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Faith No More
We Care A Lot (Reissue) Jeremy Allen , August 23rd, 2016 15:32

Rock ‘n’ roll is going through a phase we might call the things we never thought we’d see again period. It started with the Sex Pistols’ Filthy Lucre reformation - or maybe the Pixies getting back together - and may yet conclude with The Smiths burying the hatchet, or The Beatles taking a whistle-stop tour of Britain’s remaining music halls with two sentient holograms in tow.

Another of those amazing spectacles took place in San Francisco on 18th August to celebrate the rerelease of an album made in 1985. Astonishingly, Faith No More played a show to promote the We Care A Lot reissue with Chuck Mosley, a singer they ejected in the late 80’s before giving his job to a young Mike Patton. FNM followed up the recent show with another in Los Angeles two days later. Astonishing, because there was a lot of bad blood between the singer and the band before Chuck went off to join Bad Brains; rumours of substance abuse abounded, and the final straw apparently involved Mosley falling asleep at the launch party for Introduce Yourself. Legal action regarding publishing rights followed his dismissal, the stuff of hurt feelings and hysterical headlines. Thankfully everybody has kissed and made up, and Mosley and Patton (who sings with the reformed Faith No More) were photographed hugging and hanging out together in LA after the second show, which is a bit like two Doctors meeting. This all is of course heartwarming and satisfactorily grown up.

Broadly speaking, Faith No More’s time as an entity can be divided up into four distinct phases. The pre-Chuck Mosley era when they didn’t really release anything and had dalliances with various singers, including a young Courtney Love. The Chuck Mosley era from 1983 to 89. The all-conquering Mike Patton era, from 89 to 98, when they became a world straddling, MTV-sanctioned, unit-shifting rock behemoth. And the recent glorious comeback - also led by Patton - crowned with the excellent Sol Invictus album.

Because the Patton years were so successful, it’s become a bit of a received wisdom that they must therefore be the best. Off the back of Faith No More, Patton has been able to consistently release some seriously recondite and envelope-pushing music into the world over the last 20 years, and find an audience only too happy to lap it up. His career has been a triumph of perversity, vicissitude and above all, innovation, and his forays into what can only be described as avant garde metal, have made him one of the most compelling artists around, while his label Ipecac keeps dropping thrillingly off the wall new music.

That all said, there’s a vitality to the Chuck Mosley period of Faith No More that actually feels more alive and contemporary than with Patton at the helm. One of the reasons could be the ubiquity of the band after ‘Epic’ went, well, epic, meaning memories are forever tied up with specific times and places for many listeners, me included. Angel Dust will always be more tied to the 90s than Introduce Yourself is to the 80s, just because of the persistence of association.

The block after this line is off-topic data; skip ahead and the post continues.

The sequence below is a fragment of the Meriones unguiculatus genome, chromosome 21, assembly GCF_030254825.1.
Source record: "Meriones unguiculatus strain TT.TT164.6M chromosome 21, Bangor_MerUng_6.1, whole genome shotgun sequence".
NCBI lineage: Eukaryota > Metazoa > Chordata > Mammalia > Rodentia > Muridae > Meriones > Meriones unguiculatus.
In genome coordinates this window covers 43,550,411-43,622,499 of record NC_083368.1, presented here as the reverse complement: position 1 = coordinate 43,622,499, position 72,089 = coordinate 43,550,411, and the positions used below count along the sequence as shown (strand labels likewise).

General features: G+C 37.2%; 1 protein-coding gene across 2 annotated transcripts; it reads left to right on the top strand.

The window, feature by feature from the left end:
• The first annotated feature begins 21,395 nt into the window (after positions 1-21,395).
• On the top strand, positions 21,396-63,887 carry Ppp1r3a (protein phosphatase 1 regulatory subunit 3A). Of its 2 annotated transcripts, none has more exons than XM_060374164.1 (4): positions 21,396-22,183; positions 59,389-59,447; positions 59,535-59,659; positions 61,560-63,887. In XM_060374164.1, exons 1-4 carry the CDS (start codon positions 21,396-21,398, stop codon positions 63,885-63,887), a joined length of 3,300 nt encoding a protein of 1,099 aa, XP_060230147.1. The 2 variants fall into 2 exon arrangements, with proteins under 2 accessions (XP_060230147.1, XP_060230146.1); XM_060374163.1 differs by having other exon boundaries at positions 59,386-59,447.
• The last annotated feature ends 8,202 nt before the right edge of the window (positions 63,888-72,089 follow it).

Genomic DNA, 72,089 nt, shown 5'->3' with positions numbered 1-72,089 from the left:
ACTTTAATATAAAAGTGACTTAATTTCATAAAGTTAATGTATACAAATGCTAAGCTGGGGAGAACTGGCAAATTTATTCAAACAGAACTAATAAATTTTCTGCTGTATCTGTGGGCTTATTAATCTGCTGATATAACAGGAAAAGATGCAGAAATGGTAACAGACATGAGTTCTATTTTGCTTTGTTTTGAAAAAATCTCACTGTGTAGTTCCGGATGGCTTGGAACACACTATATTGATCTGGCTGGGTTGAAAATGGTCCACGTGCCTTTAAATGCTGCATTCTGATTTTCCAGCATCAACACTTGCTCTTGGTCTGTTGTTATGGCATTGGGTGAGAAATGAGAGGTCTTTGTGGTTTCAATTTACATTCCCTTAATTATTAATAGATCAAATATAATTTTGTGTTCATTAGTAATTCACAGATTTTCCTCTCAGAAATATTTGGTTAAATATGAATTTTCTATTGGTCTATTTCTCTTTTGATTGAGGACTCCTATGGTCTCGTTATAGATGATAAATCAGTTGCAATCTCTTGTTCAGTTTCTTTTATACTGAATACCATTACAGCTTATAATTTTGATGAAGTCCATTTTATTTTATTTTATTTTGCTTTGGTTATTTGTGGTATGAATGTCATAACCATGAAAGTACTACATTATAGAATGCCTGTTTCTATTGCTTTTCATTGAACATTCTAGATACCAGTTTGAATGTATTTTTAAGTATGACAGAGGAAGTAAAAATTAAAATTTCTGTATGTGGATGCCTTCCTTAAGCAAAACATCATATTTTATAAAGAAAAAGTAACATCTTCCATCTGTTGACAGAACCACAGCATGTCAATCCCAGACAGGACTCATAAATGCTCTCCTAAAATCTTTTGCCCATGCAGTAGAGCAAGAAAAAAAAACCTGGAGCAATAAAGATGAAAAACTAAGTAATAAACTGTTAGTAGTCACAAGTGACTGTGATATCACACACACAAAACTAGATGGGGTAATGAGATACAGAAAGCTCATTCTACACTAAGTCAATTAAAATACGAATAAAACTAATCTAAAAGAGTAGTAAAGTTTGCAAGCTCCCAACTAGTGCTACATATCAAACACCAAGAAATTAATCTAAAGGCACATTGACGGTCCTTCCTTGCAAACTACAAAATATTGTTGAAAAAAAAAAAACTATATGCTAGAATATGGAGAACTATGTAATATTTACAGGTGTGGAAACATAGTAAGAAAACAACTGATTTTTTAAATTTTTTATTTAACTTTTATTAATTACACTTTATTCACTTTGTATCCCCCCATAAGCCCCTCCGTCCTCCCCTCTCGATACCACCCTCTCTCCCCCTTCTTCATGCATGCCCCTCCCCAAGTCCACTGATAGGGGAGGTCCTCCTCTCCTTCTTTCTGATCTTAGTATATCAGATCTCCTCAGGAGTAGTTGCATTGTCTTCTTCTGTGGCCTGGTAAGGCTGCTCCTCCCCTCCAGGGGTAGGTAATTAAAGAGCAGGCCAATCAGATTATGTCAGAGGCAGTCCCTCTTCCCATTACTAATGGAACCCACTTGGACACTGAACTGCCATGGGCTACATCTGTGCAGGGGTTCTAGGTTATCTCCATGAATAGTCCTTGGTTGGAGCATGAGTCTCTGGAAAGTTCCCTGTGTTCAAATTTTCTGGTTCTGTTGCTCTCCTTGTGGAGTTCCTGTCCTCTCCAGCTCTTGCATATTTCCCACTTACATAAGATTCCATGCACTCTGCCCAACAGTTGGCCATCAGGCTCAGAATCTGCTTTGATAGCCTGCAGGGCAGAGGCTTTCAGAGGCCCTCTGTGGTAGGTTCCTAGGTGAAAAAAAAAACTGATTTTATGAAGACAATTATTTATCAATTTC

We Care A Lot is even less tethered to its own past because of a lack of availability. The original 10-song album hasn’t been commercially available for 20 years, and has only come to light again because de facto leader Billy Gould was having a clear out and stumbled upon the original reels (which have now been remastered by Maor Appelbaum). The record, which came out on indie label Mordam Records, is now out on the bass player’s own label, KoolArrow. Stick it on and marvel at just how fresh it sounds, in the way that Talking Heads still sounds fresh, or Infected by The The still sounds fresh.

The title track might be slightly slower with slightly different lyrics and fewer whoo’s to the one you’re used to, but it’s still a sardonic masterpiece. ‘The Jungle’ perfectly exemplifies why Faith No More works but shouldn’t, a song with a new wave heart swathed in Roddy Bottum’s fluorescent keyboard and Jim Martin’s crunching metal riffs. ‘Mark Bowen’ makes you wonder how a band this good had been ignored by record companies and was in the studio recording off their own bat at their own expense.

‘Why Do You Bother?’ with Gould’s lurching bass and Bottom’s minor chords is like a dystopian John Carpenter soundtrack, before Mike Borden arrives with the most attacking drum rhythm you’ve heard in your life. And the twisty-turny labyrinth of ‘As The Worm Turns’ is surely the sexiest song ever about being unemployed, with Chuck spitting the lyrics forth in such a strange but deliberate way that it’s tempting to leap up and shout “genius” at the stereo.

It probably shouldn’t surprise us anymore when bands get back together, even if for a couple of nights (it might surprise us if Jim Martin left his pumpkin farm and joined in again, but that’s never gonna happen). Rock ‘n’ roll has no place left to go, so repackaging and remastering or the only Rs that matter anymore. But just sometimes an album gets the reissue treatment that gives you goosebumps because it’s so crisp and firm and tangible. Chuck lives!

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